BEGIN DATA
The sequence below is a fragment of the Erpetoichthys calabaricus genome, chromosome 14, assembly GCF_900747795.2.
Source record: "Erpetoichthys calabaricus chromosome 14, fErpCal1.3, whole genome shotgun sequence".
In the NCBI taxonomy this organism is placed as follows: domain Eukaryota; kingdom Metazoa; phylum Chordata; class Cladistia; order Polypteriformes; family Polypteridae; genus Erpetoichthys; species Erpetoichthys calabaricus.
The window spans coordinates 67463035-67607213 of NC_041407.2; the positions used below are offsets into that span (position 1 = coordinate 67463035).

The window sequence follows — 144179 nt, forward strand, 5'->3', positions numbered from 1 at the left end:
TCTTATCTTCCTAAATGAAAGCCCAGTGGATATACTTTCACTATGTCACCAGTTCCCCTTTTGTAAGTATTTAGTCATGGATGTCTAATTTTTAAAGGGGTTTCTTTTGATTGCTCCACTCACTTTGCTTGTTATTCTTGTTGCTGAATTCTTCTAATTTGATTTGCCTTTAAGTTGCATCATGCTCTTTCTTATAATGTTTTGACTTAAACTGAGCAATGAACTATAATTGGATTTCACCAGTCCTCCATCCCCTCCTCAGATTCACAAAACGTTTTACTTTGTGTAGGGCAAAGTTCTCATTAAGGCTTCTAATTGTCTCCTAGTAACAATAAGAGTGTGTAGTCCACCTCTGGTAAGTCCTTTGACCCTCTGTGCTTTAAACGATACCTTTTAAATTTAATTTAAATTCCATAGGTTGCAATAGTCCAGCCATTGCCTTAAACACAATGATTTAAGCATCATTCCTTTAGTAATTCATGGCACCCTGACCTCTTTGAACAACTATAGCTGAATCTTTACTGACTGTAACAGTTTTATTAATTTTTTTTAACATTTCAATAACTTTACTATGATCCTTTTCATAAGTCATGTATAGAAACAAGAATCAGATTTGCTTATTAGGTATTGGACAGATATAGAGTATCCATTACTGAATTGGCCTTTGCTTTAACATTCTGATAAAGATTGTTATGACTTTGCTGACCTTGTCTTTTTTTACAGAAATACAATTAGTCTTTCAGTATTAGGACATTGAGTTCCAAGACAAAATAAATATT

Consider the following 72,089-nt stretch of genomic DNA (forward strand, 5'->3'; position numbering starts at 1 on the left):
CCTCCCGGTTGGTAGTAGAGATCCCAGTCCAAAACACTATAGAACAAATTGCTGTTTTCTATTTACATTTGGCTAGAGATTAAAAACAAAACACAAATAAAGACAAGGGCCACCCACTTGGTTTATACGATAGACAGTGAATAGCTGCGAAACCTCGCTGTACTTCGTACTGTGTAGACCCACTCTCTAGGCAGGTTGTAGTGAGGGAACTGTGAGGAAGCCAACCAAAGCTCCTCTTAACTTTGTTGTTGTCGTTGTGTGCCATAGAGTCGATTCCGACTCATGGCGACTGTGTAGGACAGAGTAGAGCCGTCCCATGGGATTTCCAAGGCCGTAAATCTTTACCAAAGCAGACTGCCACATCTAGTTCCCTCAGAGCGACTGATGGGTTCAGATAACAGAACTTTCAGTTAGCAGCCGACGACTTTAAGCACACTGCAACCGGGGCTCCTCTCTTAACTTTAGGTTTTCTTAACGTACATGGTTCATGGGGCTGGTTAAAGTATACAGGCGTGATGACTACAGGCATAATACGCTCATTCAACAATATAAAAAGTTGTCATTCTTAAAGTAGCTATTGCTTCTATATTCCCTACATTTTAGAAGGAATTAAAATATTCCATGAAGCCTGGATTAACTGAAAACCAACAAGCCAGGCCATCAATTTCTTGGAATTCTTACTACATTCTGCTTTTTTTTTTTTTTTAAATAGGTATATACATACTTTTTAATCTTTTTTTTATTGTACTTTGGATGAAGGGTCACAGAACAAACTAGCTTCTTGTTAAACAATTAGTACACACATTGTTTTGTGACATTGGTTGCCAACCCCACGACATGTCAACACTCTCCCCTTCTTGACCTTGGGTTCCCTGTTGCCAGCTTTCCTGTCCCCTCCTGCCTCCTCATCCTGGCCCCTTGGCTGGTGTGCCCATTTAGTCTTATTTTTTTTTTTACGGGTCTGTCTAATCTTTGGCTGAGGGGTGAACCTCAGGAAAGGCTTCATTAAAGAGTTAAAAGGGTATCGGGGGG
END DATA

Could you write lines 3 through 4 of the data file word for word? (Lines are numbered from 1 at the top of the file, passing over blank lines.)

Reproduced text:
In the NCBI taxonomy this organism is placed as follows: domain Eukaryota; kingdom Metazoa; phylum Chordata; class Cladistia; order Polypteriformes; family Polypteridae; genus Erpetoichthys; species Erpetoichthys calabaricus.
The window spans coordinates 67463035-67607213 of NC_041407.2; the positions used below are offsets into that span (position 1 = coordinate 67463035).